Members of the annual conference deliberate during the 2012 session at the TRAC Center in Pasco, Washington. Photo by Patrick Scriven.

(Pasco, Wash.) – United Methodist from across Washington and the northern panhandle of Idaho passed legislation supporting SB 6239, known also as the Marriage Equality Act, during their annual conference held June 21-24 at the TRAC Center in the Tri-Cities. The resolution “encourage(s) all people to approve Referendum 74 so that the Marriage Equality Act can be put into law.”

As a denomination, The United Methodist Church declares that all people are of sacred worth but also holds that the “practice of homosexuality is incompatible with Christian teaching.” Self-avowed, practicing homosexuals are not allowed to serve as clergy in the denomination and the celebration of homosexual unions is prohibited by church law in United Methodist churches with clergy also restricted from performing them.

Many United Methodists in this region, the Pacific Northwest Annual Conference, experience a lack of congruence between the denomination’s hardened stance against homosexuality and its historic affirmations of the rights of all people. Difficult conversations have taken place and the memory of church trials still linger for some.

A resolution titled, “A response to the Spiritual Crisis Caused by the Requirement to Discriminate” aimed to name that conflict and asks those involved in discerning punishment to consider this tension. If SB 6239 does become the law of Washington state, it is inevitable that clergy will be asked to perform ceremonies as they seek to “offer the sacraments and rituals of the church on and equal basis” as the resolution words it. This second piece of legislation also passed with a clear majority.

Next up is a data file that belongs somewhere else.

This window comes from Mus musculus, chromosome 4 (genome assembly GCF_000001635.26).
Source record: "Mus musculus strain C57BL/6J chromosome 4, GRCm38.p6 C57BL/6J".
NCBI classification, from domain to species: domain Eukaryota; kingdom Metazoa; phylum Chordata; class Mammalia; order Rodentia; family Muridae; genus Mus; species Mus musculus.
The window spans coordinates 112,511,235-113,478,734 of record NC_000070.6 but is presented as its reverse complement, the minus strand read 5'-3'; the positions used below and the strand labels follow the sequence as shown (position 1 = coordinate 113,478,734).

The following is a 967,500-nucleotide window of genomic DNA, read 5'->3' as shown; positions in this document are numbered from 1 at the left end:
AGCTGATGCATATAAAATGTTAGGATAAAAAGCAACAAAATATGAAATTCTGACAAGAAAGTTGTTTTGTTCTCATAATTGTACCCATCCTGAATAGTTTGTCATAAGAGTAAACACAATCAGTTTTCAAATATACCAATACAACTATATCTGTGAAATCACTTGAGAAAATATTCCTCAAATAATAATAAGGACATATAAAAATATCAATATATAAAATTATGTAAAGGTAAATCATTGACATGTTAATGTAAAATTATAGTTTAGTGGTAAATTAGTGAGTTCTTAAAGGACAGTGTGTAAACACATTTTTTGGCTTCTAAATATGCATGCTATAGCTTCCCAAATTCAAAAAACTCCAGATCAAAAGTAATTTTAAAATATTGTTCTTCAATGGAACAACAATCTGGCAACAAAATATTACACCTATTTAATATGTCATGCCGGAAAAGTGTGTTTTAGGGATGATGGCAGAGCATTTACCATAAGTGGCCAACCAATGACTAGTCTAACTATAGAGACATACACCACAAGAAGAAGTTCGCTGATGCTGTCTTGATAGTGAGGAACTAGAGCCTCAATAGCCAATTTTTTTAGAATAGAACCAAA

When it gathered earlier this year, The United Methodist Church’s top legislative body, the General Conference, discussed but did not adopt language for it’s Book of Discipline that would have acknowledged differing beliefs of the issue. Many that disagree with the churches current stance define their objections in terms of justice and make comparisons to historic struggles for the rights of women and African-Americans.

Unlike other mainline denominations, the church has struck a path toward being both global and democratic in nature. Despite a softening of views by many United Methodists mirroring larger US societal trends, the church is also growing members globally who tend to be theologically conservative. General Conference is the only entity that speaks for The United Methodist Church and will likely revisit the matter in 2016.

For a summary of the legislative work of the 2012 session of the Pacific Northwest Annual Conference and the complete text of the aforementioned resolutions, visit our website: Click Here

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  1. […] United Methodists from Washington and the northern panhandle of Idaho approved legislation supporting the Marriage Equality Act.  The law was signed by the governor in February and would have made Washington the seventh state to allow same-sex marriage.  The law was set to go into effect June 7 but Referendum 74, an anti-gay marriage measure, got enough signatures to put the initiative on the November ballot and put the law on hold.  During the June 21-24 meeting, delegates also approved a resolution to address “a lack of congruence between the denomination’s hardened stance against homosexuality and its historic affirmations of the rights for all people.”  The Rev. Sandy Brown, pastor at Seattle First United Methodist Church, said the church’s stance is “wrong, stupid and evil.” […]

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